[Another day in our General Conference Odyssey — spearheaded by Nathaniel Givens]
President Joseph Fielding Smith opens this conference (“I Know that My Redeemer Liveth”) as he closed the April conference, on a note of firm testimony and gratitude for the Restoration:
We the Latter-day Saints are a blessed and favored people. It is our privilege to become “a kingdom of priests, and an holy nation.” (Ex. 19:6.) The Lord has chosen us, as he chose our fathers anciently, “to be a special people unto himself, above all people that are upon the face of the earth.” (Deut. 7:6.)
Our position is one of strength because it is founded on eternal truth. We need not fear the fiery darts of the adversary, nor be troubled by world conditions, as long as we walk in that light which a gracious Father has so abundantly shed forth upon us in this final gospel dispensation.
The young Elder Boyd K. Packer then adds his testimony concerning “The Only True and Living Church.” Chiding the illogic of those who evade the question of truth by saying that “one is just as good as another… We will all end up in the same place anyway,” he plainly states the Church’s claims:
The position that The Church of Jesus Christ of Latter-day Saints is the only true church upon the face of the earth is fundamental. Perhaps it would be more convenient and palatable and popular if we were to avoid it; nevertheless, we are under a sacred obligation and a sacred trust to hold to it. It is not merely an admission; it is a positive declaration. It is so fundamental that we cannot yield on this point.
Now to those who think us uncharitable, we say that it was not devised by us; it was declared by Him, for he gave commandments to the early brethren, and I quote:
“… to lay the foundation of this church, and to bring it forth out of obscurity and out of darkness, the only true and living church upon the face of the whole earth, with which I, the Lord, am well pleased, speaking unto the church collectively and not individually.” (D&C 1:30.)
In the talks that follow, the centrality of agency as the choice between good and evil and the trial of mortal experience is a notable shared theme.
Henry D. Taylor (“A Time of Testing”):
It was not intended that the earthly road would be smooth, nor would the path be easy. Satan, the father of lies and deceit, and his evil followers would be permitted to use their wiles and influence to blind men to the truth and try to lead them astray. But man was to be allowed his free agency, the right to choose. It was contemplated that God, through his prophets, would provide guidelines known as commandments, which, if followed, would bring joy and happiness. However, it would be man’s privilege and responsibility to make a choice between good and evil. He himself must make the decisions. This was all part of the gospel plan. Joseph Smith, the Prophet, has given assurance that we were present as spiritual beings at a council when the plan was presented, and we gave it our approval.
Eldred G. Smith (“Decisions”):
Free agency requires that there must be a choice. There must be an opposing force. There is no growth, no movement, no accomplishment or progress without overcoming an opposing force.
Lucifer and his agents provided that opposing force, which made free agency possible for us in this life.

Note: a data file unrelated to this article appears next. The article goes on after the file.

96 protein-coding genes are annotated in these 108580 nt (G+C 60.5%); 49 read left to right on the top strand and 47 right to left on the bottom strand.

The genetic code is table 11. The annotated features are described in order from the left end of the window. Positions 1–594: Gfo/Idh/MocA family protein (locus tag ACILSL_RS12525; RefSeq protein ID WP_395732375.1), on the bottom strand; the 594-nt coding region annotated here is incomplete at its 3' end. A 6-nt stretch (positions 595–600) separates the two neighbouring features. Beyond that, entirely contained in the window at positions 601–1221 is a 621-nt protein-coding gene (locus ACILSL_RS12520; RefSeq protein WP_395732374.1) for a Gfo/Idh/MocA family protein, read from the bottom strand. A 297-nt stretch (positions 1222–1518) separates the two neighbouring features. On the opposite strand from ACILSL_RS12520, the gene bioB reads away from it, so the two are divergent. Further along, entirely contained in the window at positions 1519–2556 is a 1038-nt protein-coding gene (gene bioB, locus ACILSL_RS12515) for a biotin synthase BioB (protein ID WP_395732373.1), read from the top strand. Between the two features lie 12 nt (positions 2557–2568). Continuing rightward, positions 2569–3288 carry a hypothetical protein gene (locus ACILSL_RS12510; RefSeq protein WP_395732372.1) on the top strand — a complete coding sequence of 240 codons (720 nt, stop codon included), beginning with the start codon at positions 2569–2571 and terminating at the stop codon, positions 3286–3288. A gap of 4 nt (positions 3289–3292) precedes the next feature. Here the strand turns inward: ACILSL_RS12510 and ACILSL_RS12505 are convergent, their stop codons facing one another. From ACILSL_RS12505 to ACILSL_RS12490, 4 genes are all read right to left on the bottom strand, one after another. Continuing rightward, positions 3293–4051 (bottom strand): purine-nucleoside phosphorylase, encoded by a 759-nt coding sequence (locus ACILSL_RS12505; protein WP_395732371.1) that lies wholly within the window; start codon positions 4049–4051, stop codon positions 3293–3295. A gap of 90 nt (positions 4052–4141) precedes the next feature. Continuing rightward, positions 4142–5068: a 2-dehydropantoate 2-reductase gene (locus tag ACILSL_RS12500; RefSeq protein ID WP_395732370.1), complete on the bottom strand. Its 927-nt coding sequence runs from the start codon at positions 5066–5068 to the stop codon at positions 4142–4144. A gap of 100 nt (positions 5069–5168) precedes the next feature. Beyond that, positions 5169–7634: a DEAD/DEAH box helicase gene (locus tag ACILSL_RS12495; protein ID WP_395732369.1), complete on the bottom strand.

The right to make a decision, then, is now ours, and it is the greatest asset we have on earth. The Lord will not, and cannot, and does not intend to take it away from us. He intends for us to use it. He is constantly advising us and teaching us how to use it for our own good and further growth, even to attain eternal life.
Franklin D. Richards (“The Purpose of Life: To Be Proved“) then draws on the stories of Zion’s Camp and Liberty Jail to point up the eternal significance of our hard mortal experience, of “the sweat of thy face”:
We believe that one of the important purposes of this life is to be proved, tried, and tested. Both the Zion’s Camp and Liberty Jail experiences truly constituted a refiner’s fire for those who participated in them, and they emphasize the necessity of experiencing difficult and complex situations in life in order to properly develop and draw close to our Heavenly Father.
Finally, in a characteristically no-nonsense concluding speech (“Satan’s Thrust – Youth”), Elder Ezra Taft Benson quotes from Hugh Nibley and then at considerable length from Hugh’s younger brother, Richard (Snow College music professor) to consider what might be called the social pre-conditions of moral agency.
It has been well said that “there comes a time when the general defilement of a society becomes so great that the rising generation is put under undue pressure and cannot be said to have a fair choice between the Way of Light and the Way of Darkness.” (Hugh Nibley, An Approach to the Book of Mormon, 1957.)
Among all the sources of “undue pressure” that tend to obscure the choice between Light and Darkness, Elder Benson, quoting a letter from Richard Nibley, emphasizes the dark power of much popular music.
“The whole psychedelic design [this father continues] is a swinging door to drugs, sex, rebellion, and Godlessness. Combined with the screaming obscenities of the lyrics, this mesmerizing music has borne the fruit of filth. Leaders of the rock society readily proclaim their degeneracy. …
“And the most diabolical deceit of this infamy is that it denies evil to be an absolute. Our religion is one of absolutes and cannot be rationalized into a relativistic philosophy of the ‘liberal Mormons.’ We cannot safely rationalize away righteousness.